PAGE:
text-only page produced automatically by LIFT Text Transcoder Skip all navigation and go to page contentSkip top navigation and go to directorate navigationSkip top navigation and go to page navigation
National Science Foundation Home National Science Foundation - Mathematical & Physical Sciences (MPS)
Chemistry (CHE)
design element
CHE Home
About CHE
Funding Opportunities
Career Opportunities
Highlight Your CHE Award
Become a NSF CHE Reviewer
Newsletters, Dear Colleague Letters, and Workshop Reports
See Additional CHE Resources
View CHE Staff
MPS Organizations
Astronomical Sciences (AST)
Chemistry (CHE)
Materials Research (DMR)
Mathematical Sciences (DMS)
Physics (PHY)
Office of Multidisciplinary Activities (OMA)
Proposals and Awards
Proposal and Award Policies and Procedures Guide
Proposal Preparation and Submission
bullet Grant Proposal Guide
  bullet Grants.gov Application Guide
Award and Administration
bullet Award and Administration Guide
Award Conditions
Other Types of Proposals
Merit Review
NSF Outreach
Policy Office
Additional CHE Resources
Image Credits
Other Site Features
Special Reports
Research Overviews
Multimedia Gallery
Classroom Resources
NSF-Wide Investments

Email this pagePrint this page
All Images

Press Release 06-153
Vitamin C and Water Not Just Healthy for People -- Healthy for Plastics, too

New manufacturing techniques may lead to cheaper, "greener" plastics

Back to article | Note about images

Researchers are using vitamin C (background) to craft certain plastics more efficiently.

A new use for vitamin C (background) allows researchers to use less copper catalyst to drive powerful polymerization reactions critical for manufacturing many plastics.

Credit: National Science Foundation, adapted in part from a Carnegie Mellon graphic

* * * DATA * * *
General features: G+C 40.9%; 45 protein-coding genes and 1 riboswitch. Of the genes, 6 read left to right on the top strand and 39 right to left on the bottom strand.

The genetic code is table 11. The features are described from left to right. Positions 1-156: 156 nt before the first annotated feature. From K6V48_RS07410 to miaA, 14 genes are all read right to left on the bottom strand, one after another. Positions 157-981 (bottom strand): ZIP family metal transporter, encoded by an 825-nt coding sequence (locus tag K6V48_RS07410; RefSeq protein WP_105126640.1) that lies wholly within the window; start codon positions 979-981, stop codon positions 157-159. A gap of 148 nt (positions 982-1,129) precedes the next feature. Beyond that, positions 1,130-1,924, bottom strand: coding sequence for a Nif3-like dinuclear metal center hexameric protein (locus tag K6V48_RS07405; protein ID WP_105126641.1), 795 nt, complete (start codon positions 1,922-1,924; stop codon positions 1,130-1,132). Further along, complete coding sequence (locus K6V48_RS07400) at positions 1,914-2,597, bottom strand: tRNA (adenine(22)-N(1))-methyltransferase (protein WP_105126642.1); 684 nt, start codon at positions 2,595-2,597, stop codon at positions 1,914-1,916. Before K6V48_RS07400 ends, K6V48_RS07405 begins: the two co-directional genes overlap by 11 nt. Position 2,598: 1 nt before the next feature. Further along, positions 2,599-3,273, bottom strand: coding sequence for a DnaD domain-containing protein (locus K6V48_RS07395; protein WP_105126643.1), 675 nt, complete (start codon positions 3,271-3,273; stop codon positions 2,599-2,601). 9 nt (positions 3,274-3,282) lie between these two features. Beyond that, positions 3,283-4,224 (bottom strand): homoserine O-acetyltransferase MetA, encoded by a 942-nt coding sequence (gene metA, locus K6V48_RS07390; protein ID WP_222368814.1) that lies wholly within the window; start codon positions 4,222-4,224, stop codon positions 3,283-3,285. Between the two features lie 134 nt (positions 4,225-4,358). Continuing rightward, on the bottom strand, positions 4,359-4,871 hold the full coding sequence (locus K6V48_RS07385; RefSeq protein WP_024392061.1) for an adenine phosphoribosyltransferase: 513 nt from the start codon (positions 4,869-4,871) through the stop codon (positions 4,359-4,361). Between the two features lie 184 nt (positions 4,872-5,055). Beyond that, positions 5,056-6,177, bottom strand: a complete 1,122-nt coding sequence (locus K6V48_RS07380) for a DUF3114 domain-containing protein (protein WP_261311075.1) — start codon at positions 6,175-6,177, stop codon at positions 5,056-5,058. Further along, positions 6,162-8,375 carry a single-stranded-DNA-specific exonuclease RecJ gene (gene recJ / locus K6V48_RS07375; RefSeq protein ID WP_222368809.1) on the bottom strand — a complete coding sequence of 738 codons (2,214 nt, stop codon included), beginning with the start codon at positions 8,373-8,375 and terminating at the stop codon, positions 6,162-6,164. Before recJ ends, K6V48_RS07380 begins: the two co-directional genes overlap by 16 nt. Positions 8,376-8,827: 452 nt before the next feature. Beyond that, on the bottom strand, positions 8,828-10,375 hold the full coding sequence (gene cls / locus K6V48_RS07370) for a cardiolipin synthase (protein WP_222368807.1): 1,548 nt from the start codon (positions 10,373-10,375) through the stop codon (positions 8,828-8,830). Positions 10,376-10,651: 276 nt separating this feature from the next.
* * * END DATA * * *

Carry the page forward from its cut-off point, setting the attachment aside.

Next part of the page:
Three tubes containing substances labeled ATRP, New ERA ATRP and FRP.

This image illustrates the power of the new ERA technology developed by researchers at Carnegie Mellon University. This environmentally friendly technology uses vitamin C or other electron-absorbing agents to reduce the amount of copper driving a plastic manufacturing technique known as ATRP. ATRP gives manufacturers a broader chemistry toolkit than the commercially used FRP technique, yet produces significant copper waste. In a series of test tubes, the dark solution (ATRP) contains a high amount of copper byproduct, while FRP contains none. The new, "green" ERA-ATRP process has the power of ATRP, creating nanoscale, uniform plastics with optimal functionality, but ERA is more efficient and yields a much clearer solution with less catalyst waste.

Credit: Krzysztof Matyjaszewski, Carnegie Mellon University

Download the high-resolution JPG version of the image. (1.1 MB)

Use your mouse to right-click (Mac users may need to Ctrl-click) the link above and choose the option that will save the file or target to your computer.

Email this pagePrint this page
Back to Top of page